the myTea project

extending Smart Tea Interaction to myGrid BioInformatics

Improving capture of experiments for bioinformatics practitioners.

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myTea and SmartTea covered in feature article in Nature, July 7 2005
(see News Stories, below)


Traditionally, scientists have used paper lab books to capture the process and results of their experiments; these results have then been written up and published in journals, months (or years) later.

The Semantic Web and Semantic Grid, however, are motivating a possible sea change in the way scientists make their work available. With the Semantic Grid, a Web-based technology for sharing data and computation, scientists can share information in richer forms than traditional lab books and publishing has allowed. They will be able to make rafts of data generated in experiments available to other scientists, and to the public for compariosn exploration and study; they can share analyses of information and collaborate in new ways.

At the heart of this new technology-supported endeavor sits very traditional practices: a human scientist writing notes during an experiment into a paper lab book.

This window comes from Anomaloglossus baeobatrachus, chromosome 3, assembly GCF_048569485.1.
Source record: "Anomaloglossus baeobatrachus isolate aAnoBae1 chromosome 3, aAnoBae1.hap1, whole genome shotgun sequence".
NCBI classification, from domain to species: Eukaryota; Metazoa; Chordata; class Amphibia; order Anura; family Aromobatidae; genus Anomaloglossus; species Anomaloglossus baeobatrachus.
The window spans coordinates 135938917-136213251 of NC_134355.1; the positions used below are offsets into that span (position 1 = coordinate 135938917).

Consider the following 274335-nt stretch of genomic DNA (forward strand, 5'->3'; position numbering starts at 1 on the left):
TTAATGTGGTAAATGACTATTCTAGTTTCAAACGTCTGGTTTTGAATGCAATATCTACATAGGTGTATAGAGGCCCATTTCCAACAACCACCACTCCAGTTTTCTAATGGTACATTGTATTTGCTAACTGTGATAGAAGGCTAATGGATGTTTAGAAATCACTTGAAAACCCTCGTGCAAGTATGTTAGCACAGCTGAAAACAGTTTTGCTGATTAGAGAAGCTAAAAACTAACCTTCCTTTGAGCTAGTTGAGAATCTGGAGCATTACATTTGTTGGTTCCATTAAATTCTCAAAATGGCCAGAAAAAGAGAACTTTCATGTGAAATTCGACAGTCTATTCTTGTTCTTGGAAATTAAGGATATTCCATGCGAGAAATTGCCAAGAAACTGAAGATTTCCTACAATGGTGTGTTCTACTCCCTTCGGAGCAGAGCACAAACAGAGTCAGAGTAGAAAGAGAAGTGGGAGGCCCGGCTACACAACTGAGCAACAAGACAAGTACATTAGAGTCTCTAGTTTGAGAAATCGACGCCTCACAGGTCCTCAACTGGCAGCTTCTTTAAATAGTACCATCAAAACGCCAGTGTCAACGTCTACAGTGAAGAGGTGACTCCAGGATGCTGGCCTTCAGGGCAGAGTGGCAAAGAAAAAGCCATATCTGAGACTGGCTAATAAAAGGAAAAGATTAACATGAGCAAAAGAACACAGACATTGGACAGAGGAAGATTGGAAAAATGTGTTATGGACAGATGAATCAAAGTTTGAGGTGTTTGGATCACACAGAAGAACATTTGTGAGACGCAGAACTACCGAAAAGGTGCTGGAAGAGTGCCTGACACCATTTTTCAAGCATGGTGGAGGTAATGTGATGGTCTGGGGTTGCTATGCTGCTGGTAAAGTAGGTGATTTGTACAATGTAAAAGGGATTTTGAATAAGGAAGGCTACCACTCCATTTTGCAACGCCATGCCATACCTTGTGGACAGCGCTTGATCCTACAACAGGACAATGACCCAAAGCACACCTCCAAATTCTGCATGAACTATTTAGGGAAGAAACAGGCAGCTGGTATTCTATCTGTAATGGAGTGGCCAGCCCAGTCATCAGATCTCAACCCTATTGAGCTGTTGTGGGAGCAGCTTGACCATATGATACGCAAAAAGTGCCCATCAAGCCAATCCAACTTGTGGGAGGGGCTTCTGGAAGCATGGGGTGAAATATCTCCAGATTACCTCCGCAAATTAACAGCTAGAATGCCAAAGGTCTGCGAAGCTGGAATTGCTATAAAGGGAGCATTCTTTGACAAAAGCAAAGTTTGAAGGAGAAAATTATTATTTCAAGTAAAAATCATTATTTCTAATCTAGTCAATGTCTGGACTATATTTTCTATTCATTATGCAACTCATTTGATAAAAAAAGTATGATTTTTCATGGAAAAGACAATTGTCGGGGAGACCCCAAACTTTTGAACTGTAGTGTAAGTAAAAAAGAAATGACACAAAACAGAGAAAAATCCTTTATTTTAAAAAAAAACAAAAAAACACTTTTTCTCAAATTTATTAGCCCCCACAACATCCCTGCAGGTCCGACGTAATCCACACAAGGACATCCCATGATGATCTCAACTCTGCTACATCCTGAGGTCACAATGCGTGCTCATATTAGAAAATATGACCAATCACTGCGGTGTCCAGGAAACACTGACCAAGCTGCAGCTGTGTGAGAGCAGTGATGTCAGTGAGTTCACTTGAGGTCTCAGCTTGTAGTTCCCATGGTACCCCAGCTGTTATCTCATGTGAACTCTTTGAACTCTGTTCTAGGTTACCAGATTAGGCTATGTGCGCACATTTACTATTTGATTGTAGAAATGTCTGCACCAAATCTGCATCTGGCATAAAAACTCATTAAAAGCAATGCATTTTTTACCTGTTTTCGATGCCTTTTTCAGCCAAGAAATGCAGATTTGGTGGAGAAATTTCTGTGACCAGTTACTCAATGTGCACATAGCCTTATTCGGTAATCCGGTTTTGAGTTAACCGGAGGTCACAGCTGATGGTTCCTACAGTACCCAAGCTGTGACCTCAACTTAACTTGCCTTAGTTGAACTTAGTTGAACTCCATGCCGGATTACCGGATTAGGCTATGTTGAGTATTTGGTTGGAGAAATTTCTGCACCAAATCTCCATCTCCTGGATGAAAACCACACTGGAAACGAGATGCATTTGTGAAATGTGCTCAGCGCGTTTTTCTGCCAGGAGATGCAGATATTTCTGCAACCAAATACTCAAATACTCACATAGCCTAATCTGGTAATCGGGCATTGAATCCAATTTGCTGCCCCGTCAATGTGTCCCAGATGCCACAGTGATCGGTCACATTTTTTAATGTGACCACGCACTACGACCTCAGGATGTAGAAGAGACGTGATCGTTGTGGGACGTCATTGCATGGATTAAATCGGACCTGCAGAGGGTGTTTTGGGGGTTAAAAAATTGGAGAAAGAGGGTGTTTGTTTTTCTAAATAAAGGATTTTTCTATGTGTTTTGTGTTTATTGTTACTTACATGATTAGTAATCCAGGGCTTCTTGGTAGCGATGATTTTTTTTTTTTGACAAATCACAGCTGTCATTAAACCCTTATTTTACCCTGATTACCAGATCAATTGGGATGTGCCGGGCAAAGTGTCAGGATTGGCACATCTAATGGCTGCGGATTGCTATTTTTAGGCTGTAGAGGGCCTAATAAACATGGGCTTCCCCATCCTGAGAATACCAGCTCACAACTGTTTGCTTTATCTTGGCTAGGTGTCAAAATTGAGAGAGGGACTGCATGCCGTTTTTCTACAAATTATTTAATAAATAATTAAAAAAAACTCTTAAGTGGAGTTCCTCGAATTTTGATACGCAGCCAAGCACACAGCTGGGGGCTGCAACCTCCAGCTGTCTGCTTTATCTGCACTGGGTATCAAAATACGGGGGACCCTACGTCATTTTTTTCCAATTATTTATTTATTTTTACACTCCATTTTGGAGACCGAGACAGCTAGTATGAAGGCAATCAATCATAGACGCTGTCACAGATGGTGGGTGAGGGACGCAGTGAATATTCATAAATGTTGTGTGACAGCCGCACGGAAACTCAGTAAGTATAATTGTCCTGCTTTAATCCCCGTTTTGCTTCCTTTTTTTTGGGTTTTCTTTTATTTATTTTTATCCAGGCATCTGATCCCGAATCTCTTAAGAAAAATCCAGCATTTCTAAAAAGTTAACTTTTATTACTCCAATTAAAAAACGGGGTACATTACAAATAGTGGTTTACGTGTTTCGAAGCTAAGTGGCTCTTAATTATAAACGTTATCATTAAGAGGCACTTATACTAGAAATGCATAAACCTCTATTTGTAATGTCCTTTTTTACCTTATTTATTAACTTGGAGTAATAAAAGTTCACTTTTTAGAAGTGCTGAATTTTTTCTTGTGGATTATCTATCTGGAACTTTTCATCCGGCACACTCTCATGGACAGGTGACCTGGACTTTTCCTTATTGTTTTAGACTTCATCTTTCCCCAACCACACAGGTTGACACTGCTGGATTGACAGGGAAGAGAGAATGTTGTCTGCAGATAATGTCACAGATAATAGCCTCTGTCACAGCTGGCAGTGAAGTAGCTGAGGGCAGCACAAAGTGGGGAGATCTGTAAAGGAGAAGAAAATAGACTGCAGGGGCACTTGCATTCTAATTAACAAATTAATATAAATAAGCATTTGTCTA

To move this crucial data from paper, where only one person can see it at a time, to the Web, where the community can benefit from it, we need innovative means of data capture that support how scientists work.

The myTea Best Practice project is about taking the lessons learned from the Smart Tea project in CombeChem (about capturing previously paper-based information into new digital forms) and applying that within the myGrid eScience project's work to support Bioinformaticians.

About the project

The myTea project is a year long collaboration between Smart Tea/CombeChem (University of Southampton) and myGrid (University of Mancher) eScience projects to develop an integrated experimental capture system for bioinformatitians. The project is funded by EPSRC.

In the Smart Tea project of Combechem, we developed an innovative method of analysis in order to understand the cultural, affective and functional processes and artefacts of experimental annotation by users. The results have been two-fold: (1) a well-received prototype of a replacement lab book system and (2) a design method for investigating such highly expert, loosely structured work as chemists running experiments in a wet lab.

Application Context: moving from Analytic Chemistry to BioInformatics

Our focus for this project is the bioinformatics domain. This focus gives us a two degrees shift from the original Smart Tea work. First, we move from chemistry to biology. The experimental practice in both communities, while sharing artefacts for recording practices, is culturally distinct in its method of recording. Second, we move from the "wet" in virto lab of synthetic organic chemistry to the dry, in silico lab of bioinformatics. This shift provides an opportunity to engage related problems in a new context - new in two levels: the domain (biology) and the lab type (in silico).